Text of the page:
The quinceañera industry is continuing to grow in Reno, increasing the economic impact in our community and providing jobs for many locals in the area. Our reporter Stephanie Serrano dives into the industry and explores what it takes to really put on a quinceañera. Serrano is with Noticiero Móvil, a Spanish-English multimedia news outlet for Northern Nevada and part of the Reynolds School of Journalism.
15-year-old Angélica Puga believes that having a quinceañera is more than just the glitz and glamour; it is the moment she becomes an independent Latina.
“When you were a little girl, you would ask your parents for help and they would help you make the right decision," Puga explains, "but now they just give you advice so you can learn from your mistakes and learn how to make your own choices and just accept the right consequences."
Quinceañeras are Latin American traditions which are meant to celebrate a young girl becoming a woman. The average quinceañera can cost anywhere from $10,000 to $15,000. That includes the venue, entertainment, catering, photography, videography, and the wardrobe for the birthday girl and 8 of her closest friends.
The quinceañera’s loved ones contribute financially to make the celebration come true. They are called padrinos, or godparents, and they can sponsor specific items like the heels, the crown, the cake or the dress, which--on the low end--is at least $600.
Lily Gutierrez has owned a store for the quinceañera business for four years on Wells Avenue in MidTown Reno.
Her store is filled wall-to-wall with elegant, bold dresses of every color and material from lace to silk to tulle, along with intricate beading.
"Just the dress, the most expensive one, costs $1,500 to $2,000,” Gutierrez says. "We also sell dresses for quinceañeras in packages, and we rent tuxedos for her chambelanes, as well as decorations, tablecloths, tables, chairs--everything you need for the party.”
But those are just the basics of the party planning. There are also three main, choreographed dances the quinceañera and her damas and chambelanes perform at the fiesta. Those damas and chambelanes are like members of a bridal party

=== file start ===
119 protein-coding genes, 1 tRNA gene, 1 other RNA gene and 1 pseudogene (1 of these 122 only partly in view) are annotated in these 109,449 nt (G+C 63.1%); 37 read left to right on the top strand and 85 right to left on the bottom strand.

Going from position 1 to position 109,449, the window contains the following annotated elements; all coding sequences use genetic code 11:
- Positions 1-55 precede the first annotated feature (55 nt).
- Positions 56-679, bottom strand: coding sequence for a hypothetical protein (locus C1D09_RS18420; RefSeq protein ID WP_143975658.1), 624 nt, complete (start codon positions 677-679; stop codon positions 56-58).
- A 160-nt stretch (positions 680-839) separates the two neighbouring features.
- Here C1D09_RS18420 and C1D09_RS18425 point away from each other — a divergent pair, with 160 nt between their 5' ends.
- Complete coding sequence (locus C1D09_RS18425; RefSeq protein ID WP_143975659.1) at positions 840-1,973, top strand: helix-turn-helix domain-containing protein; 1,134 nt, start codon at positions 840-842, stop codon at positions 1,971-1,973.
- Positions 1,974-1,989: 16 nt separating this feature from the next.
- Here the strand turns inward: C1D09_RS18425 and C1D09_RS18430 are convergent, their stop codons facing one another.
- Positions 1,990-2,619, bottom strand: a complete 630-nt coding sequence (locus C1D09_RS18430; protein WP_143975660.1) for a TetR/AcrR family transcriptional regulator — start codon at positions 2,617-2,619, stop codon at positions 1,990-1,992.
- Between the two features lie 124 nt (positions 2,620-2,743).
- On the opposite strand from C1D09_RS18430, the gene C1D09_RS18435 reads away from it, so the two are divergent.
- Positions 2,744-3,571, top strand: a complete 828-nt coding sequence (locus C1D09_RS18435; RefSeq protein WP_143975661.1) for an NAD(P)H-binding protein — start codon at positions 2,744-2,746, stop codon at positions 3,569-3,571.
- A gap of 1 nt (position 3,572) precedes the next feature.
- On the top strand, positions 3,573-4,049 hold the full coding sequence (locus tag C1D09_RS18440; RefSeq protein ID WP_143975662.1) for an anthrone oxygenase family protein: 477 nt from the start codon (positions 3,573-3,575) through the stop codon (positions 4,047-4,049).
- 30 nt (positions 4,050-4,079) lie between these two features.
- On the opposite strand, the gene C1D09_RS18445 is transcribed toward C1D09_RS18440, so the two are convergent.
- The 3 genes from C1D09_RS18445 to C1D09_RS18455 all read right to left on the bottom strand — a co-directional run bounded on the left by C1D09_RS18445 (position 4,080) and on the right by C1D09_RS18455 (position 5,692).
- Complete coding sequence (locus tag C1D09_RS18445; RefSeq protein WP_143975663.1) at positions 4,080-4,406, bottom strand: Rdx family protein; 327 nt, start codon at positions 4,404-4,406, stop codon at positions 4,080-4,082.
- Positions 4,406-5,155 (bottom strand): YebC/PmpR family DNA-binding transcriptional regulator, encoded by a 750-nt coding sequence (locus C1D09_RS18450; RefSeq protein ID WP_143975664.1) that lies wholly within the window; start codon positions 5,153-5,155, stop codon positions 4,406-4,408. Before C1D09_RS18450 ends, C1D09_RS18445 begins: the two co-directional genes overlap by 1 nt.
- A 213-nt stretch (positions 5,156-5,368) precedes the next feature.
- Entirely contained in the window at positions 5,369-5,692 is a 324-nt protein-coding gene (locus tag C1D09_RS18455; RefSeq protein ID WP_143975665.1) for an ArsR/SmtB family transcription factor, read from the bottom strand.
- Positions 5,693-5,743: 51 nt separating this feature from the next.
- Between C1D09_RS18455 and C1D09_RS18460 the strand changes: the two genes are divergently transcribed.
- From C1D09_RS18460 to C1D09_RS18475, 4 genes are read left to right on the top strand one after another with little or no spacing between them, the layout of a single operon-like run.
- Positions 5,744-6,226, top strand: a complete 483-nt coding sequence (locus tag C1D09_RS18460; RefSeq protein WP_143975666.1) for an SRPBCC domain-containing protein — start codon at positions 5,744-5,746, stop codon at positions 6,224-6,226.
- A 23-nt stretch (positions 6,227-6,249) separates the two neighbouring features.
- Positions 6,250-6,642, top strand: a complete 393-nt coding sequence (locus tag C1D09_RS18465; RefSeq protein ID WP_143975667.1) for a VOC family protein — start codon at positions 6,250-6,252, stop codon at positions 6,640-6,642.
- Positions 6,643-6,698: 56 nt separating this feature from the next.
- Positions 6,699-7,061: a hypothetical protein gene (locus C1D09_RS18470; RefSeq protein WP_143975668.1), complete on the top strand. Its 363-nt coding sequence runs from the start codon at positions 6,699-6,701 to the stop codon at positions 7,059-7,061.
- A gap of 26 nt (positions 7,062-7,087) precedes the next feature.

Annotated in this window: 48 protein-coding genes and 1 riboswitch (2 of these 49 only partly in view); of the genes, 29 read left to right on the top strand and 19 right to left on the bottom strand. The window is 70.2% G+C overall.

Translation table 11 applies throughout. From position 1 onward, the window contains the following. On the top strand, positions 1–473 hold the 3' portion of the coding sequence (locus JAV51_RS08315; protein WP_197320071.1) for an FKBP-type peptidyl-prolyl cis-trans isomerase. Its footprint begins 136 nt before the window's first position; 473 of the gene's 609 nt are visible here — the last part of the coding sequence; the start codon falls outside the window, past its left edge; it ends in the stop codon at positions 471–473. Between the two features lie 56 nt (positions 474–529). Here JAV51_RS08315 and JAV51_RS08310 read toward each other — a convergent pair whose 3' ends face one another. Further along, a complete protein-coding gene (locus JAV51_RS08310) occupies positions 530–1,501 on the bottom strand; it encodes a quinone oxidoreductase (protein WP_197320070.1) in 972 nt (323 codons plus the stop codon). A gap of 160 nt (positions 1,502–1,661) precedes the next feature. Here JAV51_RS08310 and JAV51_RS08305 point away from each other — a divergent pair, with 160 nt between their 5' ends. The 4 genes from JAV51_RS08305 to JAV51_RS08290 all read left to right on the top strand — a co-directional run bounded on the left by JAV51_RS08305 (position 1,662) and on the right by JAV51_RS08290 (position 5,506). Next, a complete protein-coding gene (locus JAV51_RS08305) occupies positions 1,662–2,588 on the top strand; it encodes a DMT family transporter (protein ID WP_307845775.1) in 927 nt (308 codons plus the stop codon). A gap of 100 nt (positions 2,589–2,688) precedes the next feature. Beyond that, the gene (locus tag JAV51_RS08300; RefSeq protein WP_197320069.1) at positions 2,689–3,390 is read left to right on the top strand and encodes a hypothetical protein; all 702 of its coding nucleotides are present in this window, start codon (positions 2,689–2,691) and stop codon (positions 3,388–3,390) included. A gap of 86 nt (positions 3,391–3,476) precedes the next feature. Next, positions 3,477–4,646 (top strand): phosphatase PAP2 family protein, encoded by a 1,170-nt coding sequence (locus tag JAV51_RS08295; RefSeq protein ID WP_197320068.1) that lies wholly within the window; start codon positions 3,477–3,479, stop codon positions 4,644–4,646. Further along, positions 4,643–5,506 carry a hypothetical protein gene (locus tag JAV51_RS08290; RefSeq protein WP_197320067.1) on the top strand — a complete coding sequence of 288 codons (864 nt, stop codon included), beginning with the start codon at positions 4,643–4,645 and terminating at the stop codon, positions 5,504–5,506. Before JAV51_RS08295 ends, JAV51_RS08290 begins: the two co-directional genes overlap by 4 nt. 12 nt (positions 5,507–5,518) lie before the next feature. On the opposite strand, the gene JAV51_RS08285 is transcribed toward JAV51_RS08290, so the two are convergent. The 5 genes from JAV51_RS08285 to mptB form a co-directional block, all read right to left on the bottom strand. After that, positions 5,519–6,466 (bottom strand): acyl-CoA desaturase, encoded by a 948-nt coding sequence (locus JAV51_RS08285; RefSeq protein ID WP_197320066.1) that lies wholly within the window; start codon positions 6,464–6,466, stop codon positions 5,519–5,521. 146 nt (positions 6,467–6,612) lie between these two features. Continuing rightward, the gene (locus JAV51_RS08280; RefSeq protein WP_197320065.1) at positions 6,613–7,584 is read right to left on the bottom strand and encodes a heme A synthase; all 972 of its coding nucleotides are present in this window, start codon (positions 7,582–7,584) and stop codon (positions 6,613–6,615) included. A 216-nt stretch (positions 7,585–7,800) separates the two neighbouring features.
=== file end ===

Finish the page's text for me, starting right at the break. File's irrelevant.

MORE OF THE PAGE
Juan Briones began his dancing career 13 years ago in Mexico City while studying to become an engineer. He moved to the United States in 2011 and started his choreography business called Stylos Dance on Wells Avenue, one year later.
“The opening dance is the waltz and it introduces the quinceañera to her guests,” Briones says. “Then comes the main dance where she dances with her damas and chambelanes."
Afterward is what we call “the surprise dance” where the quinceañera chooses a mix of songs with different musical rhythms she likes, like bachata, merengue, hip-hop, rock 'n' roll, duranguence, quebradita and cumbia.”
His group practices three months before each event.
Briones says his busy season starts in March and ends in October, and he work roughly 60 quinceañeras per year. When he’s not busy with that, he’s busy updating his YouTube channel, Stylos Dance NV. His most popular video has close to 30,000 views, and Briones is just one of many local entrepreneurs invested in the industry.
“It is so important because so many people live off of this industry: DJs, the cake maker, decorations, the people who sell dresses, rent the tuxedos, the ones who do photography and video, those of us who do the choreography, people who make invitations, musicians, bands. All of these services profit from the fiestas. Quinceañeras move the money around our community,” Briones says.
The Reno/Sparks Chamber of Commerce does not have any data on Latino businesses including those focusing on quinceañeras right now, though the group wants to change that. In the meantime, Briones is convinced that this industry has a significant impact on the local economy.